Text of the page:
The FATF reports highlights that “the revised FATF standard has not yet been fully implemented and cannot enable the global AML/CFT system for virtual assets and VASP”. This gap in the international context provides opportunities for criminals.

 

As pointed out in the report, “Some VASPs are using this to conduct business in jurisdictions that do not have effective supervision on financial crimes on a larger sphere, or expand to multiple jurisdictions and provide extremely weak or no AML/CFT regulations. Rogue actors use weak CDD and detection processes in these VASPs for ML/TF purposes. Other research supports these results.

 

As FATF further pointed out, this is of great significance to the international AML/CFT standards: “VASPs with weak or non-existent AML/CFT plans are still one of the main virtual asset risks. The speed at which VASP establishes or migrates businesses around the world.”

 

This means that jurisdictions that do not take action may become “safe havens” for unregulated VASPs. Bridging this gap will be the FATF’s top priority next year and intends to issue updated guidelines by November 2021 so that countries can speed up implementation Standards.

 

At the same time, regulated VASPs and financial institutions (FIs) need to be vigilant against major risks. In jurisdictions without virtual asset regulation, you may face unregulated VASPs.

 

  1. The private sector continues to promote travel rules, but needs to speed up implementation and decision-making.

 

The FATF report highlights another crucial development: the private sector has made significant progress in implementing travel regulations. Successfully developing technical solutions to ensure compliance with travel regulations.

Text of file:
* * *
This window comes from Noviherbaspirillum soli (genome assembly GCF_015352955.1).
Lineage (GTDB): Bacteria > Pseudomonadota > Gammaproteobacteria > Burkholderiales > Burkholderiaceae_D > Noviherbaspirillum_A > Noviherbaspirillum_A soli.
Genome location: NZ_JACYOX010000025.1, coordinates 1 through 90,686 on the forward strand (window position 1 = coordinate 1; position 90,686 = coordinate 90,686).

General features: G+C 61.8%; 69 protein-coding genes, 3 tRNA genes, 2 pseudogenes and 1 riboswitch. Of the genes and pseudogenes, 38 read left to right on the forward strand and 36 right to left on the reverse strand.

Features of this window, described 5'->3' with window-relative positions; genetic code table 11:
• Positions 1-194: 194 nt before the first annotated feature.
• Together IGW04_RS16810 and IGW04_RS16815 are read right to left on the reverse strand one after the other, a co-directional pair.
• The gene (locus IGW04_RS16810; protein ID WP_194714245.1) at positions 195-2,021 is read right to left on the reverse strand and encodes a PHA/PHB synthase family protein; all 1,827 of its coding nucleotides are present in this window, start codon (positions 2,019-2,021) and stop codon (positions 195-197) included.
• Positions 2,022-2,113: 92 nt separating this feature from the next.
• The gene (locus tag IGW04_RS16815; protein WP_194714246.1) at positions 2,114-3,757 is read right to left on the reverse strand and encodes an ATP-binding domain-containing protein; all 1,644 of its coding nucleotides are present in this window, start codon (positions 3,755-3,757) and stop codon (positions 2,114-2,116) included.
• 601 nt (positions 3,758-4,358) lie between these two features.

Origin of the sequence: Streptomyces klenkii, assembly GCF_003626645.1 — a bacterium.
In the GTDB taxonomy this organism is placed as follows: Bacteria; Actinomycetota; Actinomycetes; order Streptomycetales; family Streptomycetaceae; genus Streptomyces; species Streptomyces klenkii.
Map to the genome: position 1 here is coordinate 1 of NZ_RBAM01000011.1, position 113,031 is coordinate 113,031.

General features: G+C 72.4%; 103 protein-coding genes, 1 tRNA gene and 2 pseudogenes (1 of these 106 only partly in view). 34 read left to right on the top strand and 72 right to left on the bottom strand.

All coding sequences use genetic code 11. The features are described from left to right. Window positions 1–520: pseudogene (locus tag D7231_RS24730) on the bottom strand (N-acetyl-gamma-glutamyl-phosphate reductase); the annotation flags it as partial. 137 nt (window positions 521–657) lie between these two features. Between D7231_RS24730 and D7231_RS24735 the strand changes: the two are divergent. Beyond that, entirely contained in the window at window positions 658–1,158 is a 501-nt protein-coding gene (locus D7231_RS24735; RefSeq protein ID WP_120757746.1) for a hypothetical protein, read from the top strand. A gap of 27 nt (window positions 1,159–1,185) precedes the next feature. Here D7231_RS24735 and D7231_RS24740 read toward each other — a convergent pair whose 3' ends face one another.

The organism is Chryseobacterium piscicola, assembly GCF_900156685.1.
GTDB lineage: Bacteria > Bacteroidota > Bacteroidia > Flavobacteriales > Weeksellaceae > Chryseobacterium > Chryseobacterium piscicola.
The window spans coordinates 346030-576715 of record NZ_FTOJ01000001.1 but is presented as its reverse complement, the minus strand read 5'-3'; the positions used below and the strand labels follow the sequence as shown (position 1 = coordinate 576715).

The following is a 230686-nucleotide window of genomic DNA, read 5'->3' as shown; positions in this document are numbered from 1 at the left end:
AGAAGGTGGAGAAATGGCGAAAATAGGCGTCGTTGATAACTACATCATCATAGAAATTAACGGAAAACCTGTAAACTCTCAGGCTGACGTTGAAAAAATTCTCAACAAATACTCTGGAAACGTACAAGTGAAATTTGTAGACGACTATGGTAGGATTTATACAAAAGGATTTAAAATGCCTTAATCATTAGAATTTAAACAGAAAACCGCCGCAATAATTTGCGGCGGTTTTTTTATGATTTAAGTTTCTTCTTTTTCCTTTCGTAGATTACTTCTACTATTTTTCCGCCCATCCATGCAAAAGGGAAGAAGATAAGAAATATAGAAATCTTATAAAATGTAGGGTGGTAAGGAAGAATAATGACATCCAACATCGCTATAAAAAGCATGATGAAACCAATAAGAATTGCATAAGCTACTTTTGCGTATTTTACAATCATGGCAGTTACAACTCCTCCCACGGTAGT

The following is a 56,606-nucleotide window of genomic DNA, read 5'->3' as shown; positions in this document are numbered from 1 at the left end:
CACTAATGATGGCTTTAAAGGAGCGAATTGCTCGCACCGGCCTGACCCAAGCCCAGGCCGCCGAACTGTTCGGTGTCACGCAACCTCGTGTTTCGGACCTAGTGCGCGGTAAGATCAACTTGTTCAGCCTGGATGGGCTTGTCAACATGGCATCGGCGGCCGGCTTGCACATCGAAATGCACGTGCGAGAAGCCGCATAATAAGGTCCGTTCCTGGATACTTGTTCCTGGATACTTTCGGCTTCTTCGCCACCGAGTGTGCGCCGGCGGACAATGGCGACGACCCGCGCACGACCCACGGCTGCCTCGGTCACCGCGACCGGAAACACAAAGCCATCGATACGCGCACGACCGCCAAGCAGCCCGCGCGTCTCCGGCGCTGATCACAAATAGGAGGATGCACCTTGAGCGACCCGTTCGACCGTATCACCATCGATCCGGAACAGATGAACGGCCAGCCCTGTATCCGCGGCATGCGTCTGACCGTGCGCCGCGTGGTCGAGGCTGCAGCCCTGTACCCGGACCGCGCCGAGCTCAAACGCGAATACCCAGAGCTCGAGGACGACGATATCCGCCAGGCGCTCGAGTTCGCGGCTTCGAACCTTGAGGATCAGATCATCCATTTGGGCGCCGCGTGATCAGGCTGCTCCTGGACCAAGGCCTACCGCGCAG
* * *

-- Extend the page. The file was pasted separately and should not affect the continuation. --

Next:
According to the report, “since July 2020, travel rules technology seems to have made more progress”.

 

Despite the above,, the FATF review pointed to a major problem: the private sector’s compliance with travel policies remains fragmented and inconsistent, precisely because many governments around the world have not yet enforced it.

 

Accordingly, not all governments apply travel rules at the same time, which means that not all VASPs have implemented available solutions. According to the FATF: “Two years after the FATF revised its standards, most jurisdictions’ travel regulations have not yet been implemented.”

 

This prevents the private sector from obtaining the technical solutions and compliance infrastructure required to comply with travel regulations. In the guidelines formulated for November 2021, FATF intends to help countries implement travel rules more urgently.

 

Although governments around the world clearly need to adopt travel regulations more widely, VASP should not delay the implementation of the solution. VASPs in some countries, such as Singapore and the United States, are already facing travel regulations as it is now required for them  to comply with these regulations.

 

In addition the FATF report points out that virtual assets will remain the main international AML/CFT priority for some time to come, and the implementation of its standards should continue and improve.

 

The updated FATF guidelines will be released in November, as it now becomes a diligent duty for VASPs to take immediate actions to ensure meeting the global standards required in fighting financial crimes.